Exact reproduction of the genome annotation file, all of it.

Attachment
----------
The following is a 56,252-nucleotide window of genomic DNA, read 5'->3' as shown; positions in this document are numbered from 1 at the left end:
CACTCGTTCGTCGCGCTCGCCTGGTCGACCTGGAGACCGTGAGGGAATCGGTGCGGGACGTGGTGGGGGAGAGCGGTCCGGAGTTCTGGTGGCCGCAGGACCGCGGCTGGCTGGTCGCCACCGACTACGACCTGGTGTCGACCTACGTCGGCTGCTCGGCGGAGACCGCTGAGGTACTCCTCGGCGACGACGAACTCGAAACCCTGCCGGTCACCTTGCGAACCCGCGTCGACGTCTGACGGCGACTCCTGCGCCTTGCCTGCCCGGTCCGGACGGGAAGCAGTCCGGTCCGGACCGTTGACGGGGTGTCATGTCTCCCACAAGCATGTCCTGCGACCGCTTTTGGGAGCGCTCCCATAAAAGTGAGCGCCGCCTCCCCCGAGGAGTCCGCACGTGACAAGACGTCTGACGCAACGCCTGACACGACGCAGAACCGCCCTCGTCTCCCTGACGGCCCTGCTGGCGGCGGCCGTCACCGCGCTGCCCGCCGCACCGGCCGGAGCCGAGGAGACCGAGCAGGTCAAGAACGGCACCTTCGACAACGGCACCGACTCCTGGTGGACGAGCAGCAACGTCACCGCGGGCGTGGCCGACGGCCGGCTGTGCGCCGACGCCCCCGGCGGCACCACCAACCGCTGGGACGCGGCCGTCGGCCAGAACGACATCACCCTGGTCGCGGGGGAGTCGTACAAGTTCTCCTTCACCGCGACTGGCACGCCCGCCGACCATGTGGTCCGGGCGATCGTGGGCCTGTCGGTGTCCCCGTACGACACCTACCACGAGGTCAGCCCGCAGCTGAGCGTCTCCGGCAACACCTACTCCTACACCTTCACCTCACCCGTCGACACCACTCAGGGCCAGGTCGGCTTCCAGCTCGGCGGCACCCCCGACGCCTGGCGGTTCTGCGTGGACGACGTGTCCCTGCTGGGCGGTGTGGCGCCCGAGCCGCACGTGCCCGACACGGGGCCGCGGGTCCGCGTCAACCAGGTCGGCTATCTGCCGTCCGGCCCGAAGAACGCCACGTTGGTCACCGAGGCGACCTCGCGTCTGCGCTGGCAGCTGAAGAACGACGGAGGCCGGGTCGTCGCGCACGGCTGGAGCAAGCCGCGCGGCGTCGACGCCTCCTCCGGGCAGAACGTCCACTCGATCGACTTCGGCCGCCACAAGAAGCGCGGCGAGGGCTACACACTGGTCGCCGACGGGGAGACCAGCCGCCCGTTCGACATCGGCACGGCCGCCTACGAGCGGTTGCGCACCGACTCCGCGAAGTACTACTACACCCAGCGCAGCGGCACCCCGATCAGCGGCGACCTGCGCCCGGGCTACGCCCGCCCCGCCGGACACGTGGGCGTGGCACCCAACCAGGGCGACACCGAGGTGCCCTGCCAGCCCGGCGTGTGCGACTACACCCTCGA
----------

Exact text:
The following is a 56,252-nucleotide window of genomic DNA, read 5'->3' as shown; positions in this document are numbered from 1 at the left end:
CACTCGTTCGTCGCGCTCGCCTGGTCGACCTGGAGACCGTGAGGGAATCGGTGCGGGACGTGGTGGGGGAGAGCGGTCCGGAGTTCTGGTGGCCGCAGGACCGCGGCTGGCTGGTCGCCACCGACTACGACCTGGTGTCGACCTACGTCGGCTGCTCGGCGGAGACCGCTGAGGTACTCCTCGGCGACGACGAACTCGAAACCCTGCCGGTCACCTTGCGAACCCGCGTCGACGTCTGACGGCGACTCCTGCGCCTTGCCTGCCCGGTCCGGACGGGAAGCAGTCCGGTCCGGACCGTTGACGGGGTGTCATGTCTCCCACAAGCATGTCCTGCGACCGCTTTTGGGAGCGCTCCCATAAAAGTGAGCGCCGCCTCCCCCGAGGAGTCCGCACGTGACAAGACGTCTGACGCAACGCCTGACACGACGCAGAACCGCCCTCGTCTCCCTGACGGCCCTGCTGGCGGCGGCCGTCACCGCGCTGCCCGCCGCACCGGCCGGAGCCGAGGAGACCGAGCAGGTCAAGAACGGCACCTTCGACAACGGCACCGACTCCTGGTGGACGAGCAGCAACGTCACCGCGGGCGTGGCCGACGGCCGGCTGTGCGCCGACGCCCCCGGCGGCACCACCAACCGCTGGGACGCGGCCGTCGGCCAGAACGACATCACCCTGGTCGCGGGGGAGTCGTACAAGTTCTCCTTCACCGCGACTGGCACGCCCGCCGACCATGTGGTCCGGGCGATCGTGGGCCTGTCGGTGTCCCCGTACGACACCTACCACGAGGTCAGCCCGCAGCTGAGCGTCTCCGGCAACACCTACTCCTACACCTTCACCTCACCCGTCGACACCACTCAGGGCCAGGTCGGCTTCCAGCTCGGCGGCACCCCCGACGCCTGGCGGTTCTGCGTGGACGACGTGTCCCTGCTGGGCGGTGTGGCGCCCGAGCCGCACGTGCCCGACACGGGGCCGCGGGTCCGCGTCAACCAGGTCGGCTATCTGCCGTCCGGCCCGAAGAACGCCACGTTGGTCACCGAGGCGACCTCGCGTCTGCGCTGGCAGCTGAAGAACGACGGAGGCCGGGTCGTCGCGCACGGCTGGAGCAAGCCGCGCGGCGTCGACGCCTCCTCCGGGCAGAACGTCCACTCGATCGACTTCGGCCGCCACAAGAAGCGCGGCGAGGGCTACACACTGGTCGCCGACGGGGAGACCAGCCGCCCGTTCGACATCGGCACGGCCGCCTACGAGCGGTTGCGCACCGACTCCGCGAAGTACTACTACACCCAGCGCAGCGGCACCCCGATCAGCGGCGACCTGCGCCCGGGCTACGCCCGCCCCGCCGGACACGTGGGCGTGGCACCCAACCAGGGCGACACCGAGGTGCCCTGCCAGCCCGGCGTGTGCGACTACACCCTCGA